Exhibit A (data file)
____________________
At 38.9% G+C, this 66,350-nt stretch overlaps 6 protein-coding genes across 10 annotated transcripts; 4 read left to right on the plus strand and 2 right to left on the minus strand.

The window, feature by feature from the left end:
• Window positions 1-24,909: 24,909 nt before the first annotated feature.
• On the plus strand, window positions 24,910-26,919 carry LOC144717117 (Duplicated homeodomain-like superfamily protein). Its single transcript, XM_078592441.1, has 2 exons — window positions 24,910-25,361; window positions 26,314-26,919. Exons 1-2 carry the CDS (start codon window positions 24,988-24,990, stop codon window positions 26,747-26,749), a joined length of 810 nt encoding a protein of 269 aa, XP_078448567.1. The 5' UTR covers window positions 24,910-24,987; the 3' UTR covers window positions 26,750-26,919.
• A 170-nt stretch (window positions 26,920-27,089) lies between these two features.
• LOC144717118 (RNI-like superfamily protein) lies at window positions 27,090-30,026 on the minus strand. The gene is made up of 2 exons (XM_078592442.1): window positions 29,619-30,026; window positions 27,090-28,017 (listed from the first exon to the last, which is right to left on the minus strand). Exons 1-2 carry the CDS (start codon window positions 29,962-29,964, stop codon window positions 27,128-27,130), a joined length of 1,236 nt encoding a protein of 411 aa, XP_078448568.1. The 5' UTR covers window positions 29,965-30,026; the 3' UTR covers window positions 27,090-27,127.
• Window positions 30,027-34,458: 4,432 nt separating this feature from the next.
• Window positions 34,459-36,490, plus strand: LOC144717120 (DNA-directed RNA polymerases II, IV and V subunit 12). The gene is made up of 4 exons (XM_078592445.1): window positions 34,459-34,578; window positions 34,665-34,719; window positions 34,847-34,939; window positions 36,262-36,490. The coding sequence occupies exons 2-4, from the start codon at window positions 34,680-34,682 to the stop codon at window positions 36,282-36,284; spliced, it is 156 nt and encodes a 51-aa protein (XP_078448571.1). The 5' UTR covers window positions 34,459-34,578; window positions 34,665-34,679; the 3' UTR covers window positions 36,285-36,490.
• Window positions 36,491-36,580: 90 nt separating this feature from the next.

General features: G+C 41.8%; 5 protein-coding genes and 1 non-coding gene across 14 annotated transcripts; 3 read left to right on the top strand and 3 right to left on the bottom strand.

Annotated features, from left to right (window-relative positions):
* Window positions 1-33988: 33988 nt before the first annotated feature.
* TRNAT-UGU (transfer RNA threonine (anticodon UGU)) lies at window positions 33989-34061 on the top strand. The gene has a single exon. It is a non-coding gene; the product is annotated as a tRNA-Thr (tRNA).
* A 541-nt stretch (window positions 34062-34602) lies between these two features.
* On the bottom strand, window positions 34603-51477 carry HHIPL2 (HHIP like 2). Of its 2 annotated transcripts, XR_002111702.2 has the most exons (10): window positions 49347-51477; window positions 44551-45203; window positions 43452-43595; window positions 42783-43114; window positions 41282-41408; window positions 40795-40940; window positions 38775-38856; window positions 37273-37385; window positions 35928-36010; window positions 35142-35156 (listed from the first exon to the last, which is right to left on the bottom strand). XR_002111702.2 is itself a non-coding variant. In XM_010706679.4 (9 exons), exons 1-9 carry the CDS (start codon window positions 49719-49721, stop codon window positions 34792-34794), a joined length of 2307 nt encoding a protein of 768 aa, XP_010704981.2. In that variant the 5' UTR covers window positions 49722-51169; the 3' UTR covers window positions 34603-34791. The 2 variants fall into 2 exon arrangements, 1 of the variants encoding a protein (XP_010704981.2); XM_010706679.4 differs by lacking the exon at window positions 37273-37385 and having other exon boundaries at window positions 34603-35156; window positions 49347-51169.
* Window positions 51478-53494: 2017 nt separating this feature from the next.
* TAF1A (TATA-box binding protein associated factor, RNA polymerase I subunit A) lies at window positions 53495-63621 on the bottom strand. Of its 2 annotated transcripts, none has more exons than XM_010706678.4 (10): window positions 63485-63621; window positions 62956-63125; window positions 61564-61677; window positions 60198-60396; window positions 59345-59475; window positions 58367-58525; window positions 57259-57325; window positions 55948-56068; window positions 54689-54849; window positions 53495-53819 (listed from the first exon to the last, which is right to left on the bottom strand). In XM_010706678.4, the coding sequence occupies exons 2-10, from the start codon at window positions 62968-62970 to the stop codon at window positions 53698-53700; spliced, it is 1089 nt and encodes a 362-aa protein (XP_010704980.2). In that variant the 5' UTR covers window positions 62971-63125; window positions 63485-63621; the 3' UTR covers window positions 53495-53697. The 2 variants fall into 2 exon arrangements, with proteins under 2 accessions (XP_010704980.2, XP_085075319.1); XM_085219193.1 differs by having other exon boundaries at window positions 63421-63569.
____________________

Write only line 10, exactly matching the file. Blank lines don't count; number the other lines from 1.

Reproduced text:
General features: G+C 41.8%; 5 protein-coding genes and 1 non-coding gene across 14 annotated transcripts; 3 read left to right on the top strand and 3 right to left on the bottom strand.